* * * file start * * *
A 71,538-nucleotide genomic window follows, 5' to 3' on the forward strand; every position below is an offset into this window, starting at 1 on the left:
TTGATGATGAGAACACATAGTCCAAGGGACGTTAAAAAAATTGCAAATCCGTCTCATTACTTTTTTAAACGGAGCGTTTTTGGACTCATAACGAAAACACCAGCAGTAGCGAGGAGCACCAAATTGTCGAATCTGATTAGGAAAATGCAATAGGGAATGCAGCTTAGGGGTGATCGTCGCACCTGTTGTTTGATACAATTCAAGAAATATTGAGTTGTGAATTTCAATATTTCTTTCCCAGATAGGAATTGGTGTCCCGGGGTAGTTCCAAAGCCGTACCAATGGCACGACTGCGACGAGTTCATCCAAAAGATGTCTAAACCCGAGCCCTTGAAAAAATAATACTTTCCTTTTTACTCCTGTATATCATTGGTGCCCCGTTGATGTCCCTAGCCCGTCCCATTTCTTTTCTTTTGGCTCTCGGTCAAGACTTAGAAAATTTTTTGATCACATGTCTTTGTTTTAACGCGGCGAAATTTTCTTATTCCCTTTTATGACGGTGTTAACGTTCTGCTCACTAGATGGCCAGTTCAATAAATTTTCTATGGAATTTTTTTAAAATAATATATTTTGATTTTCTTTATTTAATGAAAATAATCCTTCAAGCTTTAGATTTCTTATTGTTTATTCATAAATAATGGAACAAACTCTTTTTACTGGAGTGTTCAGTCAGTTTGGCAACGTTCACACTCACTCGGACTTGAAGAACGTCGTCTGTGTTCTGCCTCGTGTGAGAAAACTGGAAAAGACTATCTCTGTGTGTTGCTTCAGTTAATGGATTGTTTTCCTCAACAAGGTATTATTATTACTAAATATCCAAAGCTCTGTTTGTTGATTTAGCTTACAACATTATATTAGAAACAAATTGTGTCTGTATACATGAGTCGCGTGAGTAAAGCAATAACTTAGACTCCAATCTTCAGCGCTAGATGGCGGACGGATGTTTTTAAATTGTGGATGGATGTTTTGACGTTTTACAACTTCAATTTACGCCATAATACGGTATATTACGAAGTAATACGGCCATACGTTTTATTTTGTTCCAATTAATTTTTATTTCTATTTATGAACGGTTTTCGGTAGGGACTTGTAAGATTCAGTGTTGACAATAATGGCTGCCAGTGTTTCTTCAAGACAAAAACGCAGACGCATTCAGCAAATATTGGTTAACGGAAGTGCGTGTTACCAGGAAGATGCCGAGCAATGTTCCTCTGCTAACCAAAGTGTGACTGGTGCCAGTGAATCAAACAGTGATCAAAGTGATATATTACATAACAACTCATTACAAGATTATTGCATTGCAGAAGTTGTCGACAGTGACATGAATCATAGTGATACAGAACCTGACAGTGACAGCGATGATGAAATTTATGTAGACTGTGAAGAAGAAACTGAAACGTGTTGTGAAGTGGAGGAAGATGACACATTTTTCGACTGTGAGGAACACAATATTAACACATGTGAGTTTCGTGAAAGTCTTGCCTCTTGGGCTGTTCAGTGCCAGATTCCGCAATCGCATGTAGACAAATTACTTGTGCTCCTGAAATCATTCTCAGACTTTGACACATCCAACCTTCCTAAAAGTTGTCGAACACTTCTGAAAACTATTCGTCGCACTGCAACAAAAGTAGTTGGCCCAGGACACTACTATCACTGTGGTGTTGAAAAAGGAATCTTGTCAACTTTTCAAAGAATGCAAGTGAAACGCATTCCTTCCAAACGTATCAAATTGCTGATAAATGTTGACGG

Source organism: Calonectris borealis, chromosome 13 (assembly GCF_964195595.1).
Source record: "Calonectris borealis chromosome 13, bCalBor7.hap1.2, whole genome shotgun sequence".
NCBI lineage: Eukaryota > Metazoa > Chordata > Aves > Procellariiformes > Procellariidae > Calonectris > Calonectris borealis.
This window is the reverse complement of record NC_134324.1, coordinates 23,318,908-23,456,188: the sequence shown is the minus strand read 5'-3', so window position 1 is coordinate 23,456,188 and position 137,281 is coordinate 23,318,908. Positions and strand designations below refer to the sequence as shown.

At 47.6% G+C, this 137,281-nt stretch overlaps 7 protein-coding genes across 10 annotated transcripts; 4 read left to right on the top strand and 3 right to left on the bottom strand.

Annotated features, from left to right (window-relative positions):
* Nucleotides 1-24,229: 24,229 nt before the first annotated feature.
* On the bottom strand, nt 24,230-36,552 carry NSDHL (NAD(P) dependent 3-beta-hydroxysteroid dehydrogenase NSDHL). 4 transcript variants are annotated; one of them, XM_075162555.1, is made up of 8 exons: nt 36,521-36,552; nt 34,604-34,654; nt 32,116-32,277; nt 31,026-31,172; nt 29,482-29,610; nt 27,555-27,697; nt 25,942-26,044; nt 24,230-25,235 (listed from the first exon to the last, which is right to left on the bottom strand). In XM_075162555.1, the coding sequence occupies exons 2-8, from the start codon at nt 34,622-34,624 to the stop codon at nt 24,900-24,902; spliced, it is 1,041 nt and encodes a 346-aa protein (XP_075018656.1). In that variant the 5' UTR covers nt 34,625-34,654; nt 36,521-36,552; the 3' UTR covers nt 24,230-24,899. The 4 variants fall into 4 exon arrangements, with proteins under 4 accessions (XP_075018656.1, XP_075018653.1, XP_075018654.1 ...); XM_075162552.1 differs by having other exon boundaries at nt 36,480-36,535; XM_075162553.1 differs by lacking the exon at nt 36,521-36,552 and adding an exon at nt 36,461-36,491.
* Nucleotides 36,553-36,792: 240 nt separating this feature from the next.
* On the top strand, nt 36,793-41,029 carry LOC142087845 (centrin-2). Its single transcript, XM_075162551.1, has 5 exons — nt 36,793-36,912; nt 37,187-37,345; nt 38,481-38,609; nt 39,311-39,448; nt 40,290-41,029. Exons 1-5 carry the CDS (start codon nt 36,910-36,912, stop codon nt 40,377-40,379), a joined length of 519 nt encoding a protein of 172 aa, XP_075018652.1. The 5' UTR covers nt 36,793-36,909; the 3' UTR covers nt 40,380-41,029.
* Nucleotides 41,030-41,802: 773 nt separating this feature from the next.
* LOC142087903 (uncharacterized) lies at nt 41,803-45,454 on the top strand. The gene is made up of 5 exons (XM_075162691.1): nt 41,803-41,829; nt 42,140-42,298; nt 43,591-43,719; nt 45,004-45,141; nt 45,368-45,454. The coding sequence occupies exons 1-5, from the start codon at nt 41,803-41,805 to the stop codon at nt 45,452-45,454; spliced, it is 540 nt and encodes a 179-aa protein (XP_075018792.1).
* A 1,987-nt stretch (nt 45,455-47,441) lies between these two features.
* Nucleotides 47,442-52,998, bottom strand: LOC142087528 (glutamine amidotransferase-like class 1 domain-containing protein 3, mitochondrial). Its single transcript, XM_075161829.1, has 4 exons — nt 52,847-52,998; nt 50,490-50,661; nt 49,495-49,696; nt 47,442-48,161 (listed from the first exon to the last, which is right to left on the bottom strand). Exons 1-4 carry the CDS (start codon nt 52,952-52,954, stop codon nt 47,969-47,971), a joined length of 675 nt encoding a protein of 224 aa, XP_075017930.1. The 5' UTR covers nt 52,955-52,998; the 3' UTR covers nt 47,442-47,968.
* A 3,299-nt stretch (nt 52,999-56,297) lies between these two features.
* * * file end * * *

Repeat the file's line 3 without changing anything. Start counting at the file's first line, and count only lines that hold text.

Source organism: Calonectris borealis, chromosome 13 (assembly GCF_964195595.1).